Developmental Models for Wound Healing

Abstract

The bodies of animals and humans frequently sustain damage as a result of injury or disease, and the ability to repair this damage is essential for life. Tissue repair, or wound healing, is a complex process which is difficult to study experimentally and is, therefore, not fully understood. Over recent years, various studies have identified striking similarities between tissue repair and the process of morphogenesis in which tissues are originally formed during embryonic development. This has raised the possibility of using developmental processes as model systems to help in better understanding of tissue repair. This article describes how comparative studies of embryonic morphogenesis and tissue repair have improved understanding of the mechanisms of repair. The article further discusses the key processes and regulatory mechanisms that are shared between development and repair, including important recent developments in the field.

Key Concepts:

  • The behaviour of cells during the repair of damaged tissues often parallels that observed when tissues are initially formed during embryogenesis.

  • Developmental processes such as Drosophila dorsal closure and mouse eyelid closure can be used as models to help in understanding of wound healing.

  • Common cytoskeletal and signalling machineries regulate cell behaviour during the reepithelialisation episode of wound healing and also during developmental epithelial closure events.

  • Key regulators of epithelial closure include the Rho GTPases, the JNK cascade and the planar cell polarity pathway.

  • Coordinated collective migration of many cells is necessary for both wound healing and developmental epithelial remodelling.

  • Mechanical signalling seems to be important for tissue remodelling, but its molecular mechanisms still largely remain elusive.

  • Inflammatory cells play instructive roles during tissue remodelling.

  • Novel techniques such as advanced bioimaging and mathematical modelling will help to uncover the general mechanisms underpinning wound healing and developmental tissue remodelling.

Keywords: wound healing; similarities between tissue formation and repair; dorsal closure; eyelid closure; neural tube closure; Rho GTPases; JNK; planar cell polarity (PCP) pathway; collective cell migration; biomechanics of epithelial closure

Figure 1.

Wound healing. (a) Adult mouse skin 3 days postwounding, stained with haematoxylin and eosin. Gr, granulation tissue; ET, epithelial tongue, the cohort of epidermal cells moving underneath the scab to cover the defect. Image courtesy of Nichola Cooper and Matthew Hardman. © Nichola Cooper and Matthew Hardman. (b) Time‐lapse images of ‘purse‐string’ wound healing of the Drosophila embryonic epidermis. F‐actin is visualised. A contractile actomyosin cable formed at the leading edge constricts to pull the wound closed. Scale bars=5 mm (a); 10 µm (b).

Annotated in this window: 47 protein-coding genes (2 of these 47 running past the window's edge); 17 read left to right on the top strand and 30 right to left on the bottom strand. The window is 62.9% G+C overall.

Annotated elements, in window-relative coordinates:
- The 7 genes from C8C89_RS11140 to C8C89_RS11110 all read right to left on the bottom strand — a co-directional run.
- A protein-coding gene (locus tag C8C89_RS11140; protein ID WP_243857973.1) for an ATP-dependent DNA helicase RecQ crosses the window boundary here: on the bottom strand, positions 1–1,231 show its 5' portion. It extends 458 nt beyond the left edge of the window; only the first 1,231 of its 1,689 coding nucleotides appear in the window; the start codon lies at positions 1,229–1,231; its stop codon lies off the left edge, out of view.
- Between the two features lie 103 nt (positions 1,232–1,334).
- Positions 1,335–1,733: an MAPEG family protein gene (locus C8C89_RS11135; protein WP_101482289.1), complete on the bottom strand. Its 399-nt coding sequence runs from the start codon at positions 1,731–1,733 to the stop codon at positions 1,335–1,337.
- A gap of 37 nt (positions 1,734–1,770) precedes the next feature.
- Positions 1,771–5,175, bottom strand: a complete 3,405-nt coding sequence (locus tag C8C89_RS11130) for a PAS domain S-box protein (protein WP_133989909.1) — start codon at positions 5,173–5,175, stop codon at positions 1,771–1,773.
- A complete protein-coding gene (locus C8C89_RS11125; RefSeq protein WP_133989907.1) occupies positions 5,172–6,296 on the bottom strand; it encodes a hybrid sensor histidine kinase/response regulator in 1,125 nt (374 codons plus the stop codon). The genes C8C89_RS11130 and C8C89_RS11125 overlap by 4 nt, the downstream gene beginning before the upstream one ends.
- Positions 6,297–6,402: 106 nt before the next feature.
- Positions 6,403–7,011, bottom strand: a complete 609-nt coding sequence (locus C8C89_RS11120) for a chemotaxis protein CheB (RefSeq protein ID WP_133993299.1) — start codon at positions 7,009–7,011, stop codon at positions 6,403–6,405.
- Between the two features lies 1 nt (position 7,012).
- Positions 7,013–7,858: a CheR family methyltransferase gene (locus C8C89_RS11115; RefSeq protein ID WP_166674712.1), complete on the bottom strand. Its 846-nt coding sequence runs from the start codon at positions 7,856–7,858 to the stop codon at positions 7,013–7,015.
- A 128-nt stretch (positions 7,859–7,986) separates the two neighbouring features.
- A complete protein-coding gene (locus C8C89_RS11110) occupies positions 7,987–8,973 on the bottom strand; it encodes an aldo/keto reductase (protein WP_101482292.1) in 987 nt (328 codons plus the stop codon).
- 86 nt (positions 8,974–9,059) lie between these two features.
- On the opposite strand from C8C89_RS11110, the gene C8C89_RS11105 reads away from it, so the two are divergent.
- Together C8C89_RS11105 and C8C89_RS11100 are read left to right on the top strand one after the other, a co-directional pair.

Figure 2.

Developmental epithelial closures that are recapitulated by wound healing. (a) Drosophila dorsal closure. F‐actin is visualised in green in the lower panels. The edges of lateral epidermis are brought together to replace the amnioserosa. Contraction of an actomyosin cable at the epidermal leading edge contributes to closure of the gap, whereas filopodia assist adhesion of the epithelial edges at the end of closure. (b) Mouse eyelid closure. Primitive eyelids migrate over the cornea to cover the embryonic eye. (c) Genetic disruption of eyelid closure. Wild‐type mice are born with their eyes closed due to the process of eyelid closure (control). However, ROCK‐I knockout mice fail in eyelid closure and are consequently born with the ‘eyelids‐open‐at‐birth’ phenotype (ROCK KO).

Images in (b) and (c) were modified from Shimizu et al.2005 with permission from Rockefeller University Press. © 2005 Rockefeller University Press.
Figure 3.

The JNK pathway. A diagram illustrating the conserved JNK signalling cascades of mammals and Drosophila. Homologous proteins are depicted in the same colour and shape. JNKs are phosphorylated and activated by upstream JNK kinase (JNKK) and JNK kinase kinase (JNKKK). Then activated JNK phosphorylates many different substrates including c‐Jun, which binds to c‐Fos and constitutes the AP‐1 transcription factor. Both mammalian and DrosophilaJNK cascades play pivotal roles in multiple epithelial closure events, including wound healing, eyelid closure, neural tube closure and dorsal closure. Abbreviations: Slpr, Slipper; Hep, Hemipterous; Bsk, Basket; Kay, Kayak (Drosophila Fos). For details, see the main text and Xia and Karin .

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Further Reading

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How to Cite close
Matsubayashi, Yutaka, and Millard, Tom H(Sep 2013) Developmental Models for Wound Healing. In: eLS. John Wiley & Sons Ltd, Chichester. http://www.els.net [doi: 10.1002/9780470015902.a0021306]